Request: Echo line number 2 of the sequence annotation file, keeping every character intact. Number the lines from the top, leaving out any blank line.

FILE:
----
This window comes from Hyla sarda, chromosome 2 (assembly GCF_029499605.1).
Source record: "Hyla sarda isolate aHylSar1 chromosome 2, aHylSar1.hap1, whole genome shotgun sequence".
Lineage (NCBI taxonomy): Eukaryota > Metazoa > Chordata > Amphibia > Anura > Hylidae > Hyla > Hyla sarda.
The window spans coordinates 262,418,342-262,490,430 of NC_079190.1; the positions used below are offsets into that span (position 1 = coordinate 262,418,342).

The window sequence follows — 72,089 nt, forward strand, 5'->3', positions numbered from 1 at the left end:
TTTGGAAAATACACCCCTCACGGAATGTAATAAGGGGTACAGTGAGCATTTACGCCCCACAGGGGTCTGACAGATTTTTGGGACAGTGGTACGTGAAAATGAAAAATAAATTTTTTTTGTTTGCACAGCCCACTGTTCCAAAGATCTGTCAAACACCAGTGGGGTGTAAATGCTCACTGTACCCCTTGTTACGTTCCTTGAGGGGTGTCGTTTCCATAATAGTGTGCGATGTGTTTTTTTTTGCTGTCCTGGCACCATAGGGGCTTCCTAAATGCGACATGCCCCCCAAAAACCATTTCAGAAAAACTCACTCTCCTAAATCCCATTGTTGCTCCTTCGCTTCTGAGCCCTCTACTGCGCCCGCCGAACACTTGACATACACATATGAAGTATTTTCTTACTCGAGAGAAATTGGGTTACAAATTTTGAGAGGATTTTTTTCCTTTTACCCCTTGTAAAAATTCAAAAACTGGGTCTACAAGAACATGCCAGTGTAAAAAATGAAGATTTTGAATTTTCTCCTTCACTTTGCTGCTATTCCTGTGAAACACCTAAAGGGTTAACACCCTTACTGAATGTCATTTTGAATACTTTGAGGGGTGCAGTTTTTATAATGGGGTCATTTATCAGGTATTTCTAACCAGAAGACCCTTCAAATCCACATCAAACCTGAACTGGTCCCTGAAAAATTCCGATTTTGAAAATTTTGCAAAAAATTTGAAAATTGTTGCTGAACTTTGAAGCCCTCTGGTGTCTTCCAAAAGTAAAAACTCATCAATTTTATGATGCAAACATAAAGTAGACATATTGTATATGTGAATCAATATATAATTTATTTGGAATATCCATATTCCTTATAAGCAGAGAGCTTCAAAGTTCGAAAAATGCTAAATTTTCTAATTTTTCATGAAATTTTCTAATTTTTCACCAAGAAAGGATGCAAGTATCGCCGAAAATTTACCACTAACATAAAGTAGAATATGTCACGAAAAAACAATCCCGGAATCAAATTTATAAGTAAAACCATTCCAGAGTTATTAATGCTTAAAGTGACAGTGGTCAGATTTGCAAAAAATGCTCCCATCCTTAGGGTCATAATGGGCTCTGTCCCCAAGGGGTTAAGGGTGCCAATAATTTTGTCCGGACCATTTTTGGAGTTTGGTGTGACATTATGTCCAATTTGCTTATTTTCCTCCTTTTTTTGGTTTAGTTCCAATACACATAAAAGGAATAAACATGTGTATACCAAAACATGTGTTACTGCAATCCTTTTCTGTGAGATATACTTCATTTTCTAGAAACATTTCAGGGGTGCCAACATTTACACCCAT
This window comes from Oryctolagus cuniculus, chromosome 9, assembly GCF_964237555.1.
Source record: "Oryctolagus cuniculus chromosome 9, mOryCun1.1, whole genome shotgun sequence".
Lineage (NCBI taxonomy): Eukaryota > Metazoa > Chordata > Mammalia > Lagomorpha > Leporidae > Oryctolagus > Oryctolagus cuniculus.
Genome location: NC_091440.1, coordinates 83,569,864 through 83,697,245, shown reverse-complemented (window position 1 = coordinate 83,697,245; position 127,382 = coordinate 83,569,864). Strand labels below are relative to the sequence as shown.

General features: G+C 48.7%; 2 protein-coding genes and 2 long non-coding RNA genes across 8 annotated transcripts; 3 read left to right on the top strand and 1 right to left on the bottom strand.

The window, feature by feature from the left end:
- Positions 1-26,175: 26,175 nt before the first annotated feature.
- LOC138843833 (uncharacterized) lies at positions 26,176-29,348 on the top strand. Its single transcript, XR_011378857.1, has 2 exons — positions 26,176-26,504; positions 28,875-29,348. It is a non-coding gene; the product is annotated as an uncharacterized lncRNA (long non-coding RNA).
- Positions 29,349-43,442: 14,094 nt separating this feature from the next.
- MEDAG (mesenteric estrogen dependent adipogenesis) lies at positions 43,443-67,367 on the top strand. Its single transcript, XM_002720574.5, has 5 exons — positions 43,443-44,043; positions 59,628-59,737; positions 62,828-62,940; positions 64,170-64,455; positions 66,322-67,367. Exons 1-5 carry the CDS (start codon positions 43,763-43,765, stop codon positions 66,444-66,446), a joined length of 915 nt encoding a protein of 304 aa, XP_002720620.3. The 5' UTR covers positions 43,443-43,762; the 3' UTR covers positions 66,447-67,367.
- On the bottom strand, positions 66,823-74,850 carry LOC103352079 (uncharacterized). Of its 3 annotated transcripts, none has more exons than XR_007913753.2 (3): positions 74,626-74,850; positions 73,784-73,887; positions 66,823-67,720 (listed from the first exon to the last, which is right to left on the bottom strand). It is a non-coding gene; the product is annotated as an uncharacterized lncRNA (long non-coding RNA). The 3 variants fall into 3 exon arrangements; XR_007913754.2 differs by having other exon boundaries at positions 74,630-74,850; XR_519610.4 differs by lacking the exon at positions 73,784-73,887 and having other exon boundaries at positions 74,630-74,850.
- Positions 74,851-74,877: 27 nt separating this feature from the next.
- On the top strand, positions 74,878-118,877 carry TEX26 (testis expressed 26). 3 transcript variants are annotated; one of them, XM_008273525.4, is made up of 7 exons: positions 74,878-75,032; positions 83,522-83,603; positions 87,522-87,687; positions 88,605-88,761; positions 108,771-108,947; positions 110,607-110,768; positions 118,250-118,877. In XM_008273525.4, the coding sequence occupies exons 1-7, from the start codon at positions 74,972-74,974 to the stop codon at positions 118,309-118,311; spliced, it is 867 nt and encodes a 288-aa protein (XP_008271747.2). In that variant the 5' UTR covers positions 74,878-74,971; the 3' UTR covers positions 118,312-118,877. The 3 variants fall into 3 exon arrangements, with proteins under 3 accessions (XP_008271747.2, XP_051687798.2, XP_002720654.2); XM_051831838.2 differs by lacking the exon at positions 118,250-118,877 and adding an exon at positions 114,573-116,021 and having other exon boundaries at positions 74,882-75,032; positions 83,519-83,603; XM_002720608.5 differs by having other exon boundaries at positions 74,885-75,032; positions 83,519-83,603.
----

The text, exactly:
Source record: "Hyla sarda isolate aHylSar1 chromosome 2, aHylSar1.hap1, whole genome shotgun sequence".